According to Aristotle, a tragic hero is one of noble upbringing who undergoes a reversal of fortune. The hero must then realize that their peripetia is a direct result of their own tragic flaw. King Lear in William Shakespeare’s King Lear and Willy Loman in Arthur Miller’s Death of a Salesman both share the tragic flaw of being blind to reality, but Lear fits the remainder of Aristotle’s description more accurately. It is evident that Lear holds these tragic qualities because he is born of a noble birth, receives pity, and is able to see the truth. On the contrary, Willy Loman lacks these same characteristics. As a result, he fails to accept his mistakes unlike Lear did, proving that the one who more precisely
At the beginning of the play it is evident that he cannot determine the realities of life, and so he repeatedly contradicts himself to establish that his conclusion is correct and opinion accepted. These numerous contradictions demonstrate that Willy is perturbed of the possibility that negative judgements may come from others. Willy strongly believes that “personality always wins” and tells his sons that they should “be liked and (they) will never want”. In one of Willy’s flashbacks he recalls the time when his sons and him were outside cleaning their Chevy. Willy informs Biff and Happy the success of his business trips and how everyone residing in Boston adores him. He mentions that due to the admiration of people he does not even have to wait in lines. He ultimately teaches his sons that being liked by others is the way to fulfilling one’s life and removing your worries. These ideals, that one does not need to work for success, demonstrate Willy’s deluded belief of achieving a prosperous life from the admiration and acceptance of others. This ultimately proves to be a false ideology during his funeral, when an insufficient amount of people arrive. Willy constantly attempts to obtain other’s acceptance through his false tales that depict him as a strong, successful man. In the past, he attempts to lie to his wife, Linda, about the amount of wealth he has attained during his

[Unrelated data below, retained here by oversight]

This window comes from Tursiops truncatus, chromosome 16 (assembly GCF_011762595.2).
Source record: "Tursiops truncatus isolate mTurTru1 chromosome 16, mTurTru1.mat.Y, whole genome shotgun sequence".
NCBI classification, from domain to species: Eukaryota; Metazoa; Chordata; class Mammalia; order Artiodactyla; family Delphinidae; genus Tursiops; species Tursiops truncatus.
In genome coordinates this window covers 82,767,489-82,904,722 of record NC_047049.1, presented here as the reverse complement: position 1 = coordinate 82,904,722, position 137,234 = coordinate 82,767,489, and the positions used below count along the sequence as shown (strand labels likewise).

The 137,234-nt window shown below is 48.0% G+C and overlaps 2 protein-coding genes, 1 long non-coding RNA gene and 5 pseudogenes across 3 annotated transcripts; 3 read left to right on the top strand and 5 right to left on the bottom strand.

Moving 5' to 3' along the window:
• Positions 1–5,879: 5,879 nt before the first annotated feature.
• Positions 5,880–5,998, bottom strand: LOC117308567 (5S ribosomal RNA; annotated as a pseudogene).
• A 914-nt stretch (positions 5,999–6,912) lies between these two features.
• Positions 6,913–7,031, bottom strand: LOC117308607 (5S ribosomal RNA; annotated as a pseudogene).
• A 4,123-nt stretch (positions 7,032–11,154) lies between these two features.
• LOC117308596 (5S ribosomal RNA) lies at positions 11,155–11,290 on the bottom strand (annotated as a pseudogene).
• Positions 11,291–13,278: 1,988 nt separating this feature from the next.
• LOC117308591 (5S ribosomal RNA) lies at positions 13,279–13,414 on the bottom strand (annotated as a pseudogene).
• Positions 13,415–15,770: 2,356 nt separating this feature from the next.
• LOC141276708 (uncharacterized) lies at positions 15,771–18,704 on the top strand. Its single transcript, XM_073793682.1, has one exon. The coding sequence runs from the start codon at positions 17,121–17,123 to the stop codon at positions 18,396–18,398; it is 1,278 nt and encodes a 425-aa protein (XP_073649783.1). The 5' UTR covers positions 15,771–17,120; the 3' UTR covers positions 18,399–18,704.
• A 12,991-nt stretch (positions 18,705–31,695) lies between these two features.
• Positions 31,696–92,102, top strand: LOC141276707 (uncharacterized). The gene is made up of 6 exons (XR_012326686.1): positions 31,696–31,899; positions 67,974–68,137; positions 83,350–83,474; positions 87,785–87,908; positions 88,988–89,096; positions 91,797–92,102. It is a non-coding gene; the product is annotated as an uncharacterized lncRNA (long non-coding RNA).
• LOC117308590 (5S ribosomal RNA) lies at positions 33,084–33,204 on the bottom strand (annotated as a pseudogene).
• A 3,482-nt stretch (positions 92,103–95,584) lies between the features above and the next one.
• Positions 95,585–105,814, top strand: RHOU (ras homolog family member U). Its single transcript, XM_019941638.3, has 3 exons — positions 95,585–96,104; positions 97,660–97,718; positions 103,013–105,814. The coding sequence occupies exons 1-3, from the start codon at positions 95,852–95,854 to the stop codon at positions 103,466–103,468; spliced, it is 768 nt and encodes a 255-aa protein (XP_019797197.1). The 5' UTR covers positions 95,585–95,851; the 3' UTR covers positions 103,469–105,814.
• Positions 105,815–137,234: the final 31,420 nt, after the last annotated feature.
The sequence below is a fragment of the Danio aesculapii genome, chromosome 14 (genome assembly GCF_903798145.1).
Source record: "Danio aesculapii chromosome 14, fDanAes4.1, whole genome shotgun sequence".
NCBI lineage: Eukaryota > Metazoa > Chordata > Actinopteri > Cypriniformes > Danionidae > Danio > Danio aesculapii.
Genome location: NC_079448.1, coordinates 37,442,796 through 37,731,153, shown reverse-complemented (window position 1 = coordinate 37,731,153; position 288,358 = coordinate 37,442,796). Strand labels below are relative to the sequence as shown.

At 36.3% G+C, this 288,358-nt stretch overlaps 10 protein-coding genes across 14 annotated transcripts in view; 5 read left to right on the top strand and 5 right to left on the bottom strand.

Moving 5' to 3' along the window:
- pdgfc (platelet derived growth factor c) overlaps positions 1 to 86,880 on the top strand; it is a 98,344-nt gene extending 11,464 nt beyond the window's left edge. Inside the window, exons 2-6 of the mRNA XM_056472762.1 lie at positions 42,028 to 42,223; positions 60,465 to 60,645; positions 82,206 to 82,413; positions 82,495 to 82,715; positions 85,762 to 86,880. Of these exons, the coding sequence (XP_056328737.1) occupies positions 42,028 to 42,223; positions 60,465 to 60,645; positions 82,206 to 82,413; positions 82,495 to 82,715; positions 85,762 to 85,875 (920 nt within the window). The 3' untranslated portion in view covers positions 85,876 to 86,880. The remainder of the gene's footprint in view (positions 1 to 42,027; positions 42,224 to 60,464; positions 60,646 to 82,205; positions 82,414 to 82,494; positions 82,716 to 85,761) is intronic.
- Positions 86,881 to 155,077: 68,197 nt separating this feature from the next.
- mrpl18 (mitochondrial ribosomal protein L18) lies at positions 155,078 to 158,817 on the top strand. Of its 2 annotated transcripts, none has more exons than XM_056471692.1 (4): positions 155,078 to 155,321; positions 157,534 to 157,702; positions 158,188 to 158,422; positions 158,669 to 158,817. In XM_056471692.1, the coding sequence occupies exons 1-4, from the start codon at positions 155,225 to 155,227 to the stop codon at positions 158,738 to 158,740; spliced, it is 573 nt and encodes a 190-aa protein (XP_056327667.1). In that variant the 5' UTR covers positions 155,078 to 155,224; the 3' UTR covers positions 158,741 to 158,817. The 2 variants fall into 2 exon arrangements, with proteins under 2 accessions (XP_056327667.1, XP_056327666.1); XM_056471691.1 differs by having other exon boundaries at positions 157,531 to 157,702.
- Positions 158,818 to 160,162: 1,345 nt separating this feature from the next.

Willy is a salesman trying to find success in a country known for its endless amount of opportunities. He grows up seeing how successful his brother, Ben, has become and because of this he is determined to succed in his lifetime. He wants to show his family that they can achieve whatever they put their mind to. Willy sees the American dream as the ability to become prosperous by the amount of individuals that like him. It is easily shown that he feels personality, not hard work and improvement, is the key to living a successful life. “You and Hap and I, and I’ll show you all the towns… And they know me, boys, they know me up and down New England. The finest people. And when I bring you fellas up, there’ll be open sesame for all of us, ‘cause one thing, boys: I have friends. I can park my car in any street in New England, and the cops protect it like their own…” (Miller 24). Willy always raised his kids to think being popular and well liked was most important. He told them that if they had those two traits t...
As someone who is on the other side of success, Willy has an overwhelming sense of hopelessness. He has lost most of the business contacts he enjoyed when he was younger, and has not been successful in updating his selling methods for the generation he is now interacting with. His relationship with everyone centers on fantasies and exaggerated truths, and is an attempt to show to others that he is successful, but most see through this and it ultimately results in his alienation from society. The American Dream for Willy is elusive even though he worked hard and followed its success formula. Hi...
Willy Loman’s character is capable of making errors. He believes he is a very successful salesman and well liked. He also thinks that the company likes what he is doing. He once said, “I’m the New England man. I am vital in New England” (Miller pg. 32) Because of his false belief about his success Howard fired him. After he got fired charley offered him a job, but he refuses to accept, because he is too proud and jealous to work for Charley. His actions were wrong because at no time was a successful salesman. He is not a powerful character. Willy lives in his fantasies where he is the man. Who goes out to another place and comes out rich, he is love by everyone and admired by his family. In real life, he is lazy and does not live up to his own ideals. “As Aristotle explains, a tragic hero must be one of noble character and must fall from power and happiness.”(Www.ccd.rightchoice.org/lit115/poetics.html) but Willy neither has a noble characteristic nor does he fall from power because he does not have a position of power.